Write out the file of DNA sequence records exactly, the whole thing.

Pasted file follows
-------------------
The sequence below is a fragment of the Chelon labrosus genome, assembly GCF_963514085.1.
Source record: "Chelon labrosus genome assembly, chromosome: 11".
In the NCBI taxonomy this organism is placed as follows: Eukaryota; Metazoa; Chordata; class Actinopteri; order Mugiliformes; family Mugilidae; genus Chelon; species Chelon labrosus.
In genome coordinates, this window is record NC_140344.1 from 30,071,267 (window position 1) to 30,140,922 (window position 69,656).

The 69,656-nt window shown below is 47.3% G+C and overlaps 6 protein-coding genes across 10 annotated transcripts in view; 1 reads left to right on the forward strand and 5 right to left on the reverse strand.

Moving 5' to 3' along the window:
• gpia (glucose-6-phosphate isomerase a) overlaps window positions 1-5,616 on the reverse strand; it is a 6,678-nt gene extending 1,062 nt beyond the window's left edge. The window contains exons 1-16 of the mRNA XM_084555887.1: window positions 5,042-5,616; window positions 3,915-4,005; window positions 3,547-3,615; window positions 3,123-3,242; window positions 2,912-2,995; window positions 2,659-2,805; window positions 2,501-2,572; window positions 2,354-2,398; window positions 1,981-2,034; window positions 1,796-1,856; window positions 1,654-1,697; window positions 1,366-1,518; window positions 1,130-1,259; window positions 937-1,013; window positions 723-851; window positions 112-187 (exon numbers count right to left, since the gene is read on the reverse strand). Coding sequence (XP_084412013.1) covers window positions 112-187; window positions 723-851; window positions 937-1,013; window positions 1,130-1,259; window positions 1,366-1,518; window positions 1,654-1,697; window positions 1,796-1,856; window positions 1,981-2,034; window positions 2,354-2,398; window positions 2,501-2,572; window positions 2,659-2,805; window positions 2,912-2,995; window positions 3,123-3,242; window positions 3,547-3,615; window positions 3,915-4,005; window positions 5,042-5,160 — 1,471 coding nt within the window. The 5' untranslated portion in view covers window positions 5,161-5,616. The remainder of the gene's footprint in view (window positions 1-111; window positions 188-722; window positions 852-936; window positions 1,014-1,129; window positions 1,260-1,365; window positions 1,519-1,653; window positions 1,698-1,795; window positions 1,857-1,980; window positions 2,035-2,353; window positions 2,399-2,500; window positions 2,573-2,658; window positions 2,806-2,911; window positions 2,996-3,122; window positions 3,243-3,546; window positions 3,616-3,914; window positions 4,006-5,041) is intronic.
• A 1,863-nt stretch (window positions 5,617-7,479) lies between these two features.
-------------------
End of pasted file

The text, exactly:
The sequence below is a fragment of the Chelon labrosus genome, assembly GCF_963514085.1.
Source record: "Chelon labrosus genome assembly, chromosome: 11".
In the NCBI taxonomy this organism is placed as follows: Eukaryota; Metazoa; Chordata; class Actinopteri; order Mugiliformes; family Mugilidae; genus Chelon; species Chelon labrosus.
In genome coordinates, this window is record NC_140344.1 from 30,071,267 (window position 1) to 30,140,922 (window position 69,656).

The 69,656-nt window shown below is 47.3% G+C and overlaps 6 protein-coding genes across 10 annotated transcripts in view; 1 reads left to right on the forward strand and 5 right to left on the reverse strand.

Moving 5' to 3' along the window:
• gpia (glucose-6-phosphate isomerase a) overlaps window positions 1-5,616 on the reverse strand; it is a 6,678-nt gene extending 1,062 nt beyond the window's left edge. The window contains exons 1-16 of the mRNA XM_084555887.1: window positions 5,042-5,616; window positions 3,915-4,005; window positions 3,547-3,615; window positions 3,123-3,242; window positions 2,912-2,995; window positions 2,659-2,805; window positions 2,501-2,572; window positions 2,354-2,398; window positions 1,981-2,034; window positions 1,796-1,856; window positions 1,654-1,697; window positions 1,366-1,518; window positions 1,130-1,259; window positions 937-1,013; window positions 723-851; window positions 112-187 (exon numbers count right to left, since the gene is read on the reverse strand). Coding sequence (XP_084412013.1) covers window positions 112-187; window positions 723-851; window positions 937-1,013; window positions 1,130-1,259; window positions 1,366-1,518; window positions 1,654-1,697; window positions 1,796-1,856; window positions 1,981-2,034; window positions 2,354-2,398; window positions 2,501-2,572; window positions 2,659-2,805; window positions 2,912-2,995; window positions 3,123-3,242; window positions 3,547-3,615; window positions 3,915-4,005; window positions 5,042-5,160 — 1,471 coding nt within the window. The 5' untranslated portion in view covers window positions 5,161-5,616. The remainder of the gene's footprint in view (window positions 1-111; window positions 188-722; window positions 852-936; window positions 1,014-1,129; window positions 1,260-1,365; window positions 1,519-1,653; window positions 1,698-1,795; window positions 1,857-1,980; window positions 2,035-2,353; window positions 2,399-2,500; window positions 2,573-2,658; window positions 2,806-2,911; window positions 2,996-3,122; window positions 3,243-3,546; window positions 3,616-3,914; window positions 4,006-5,041) is intronic.
• A 1,863-nt stretch (window positions 5,617-7,479) lies between these two features.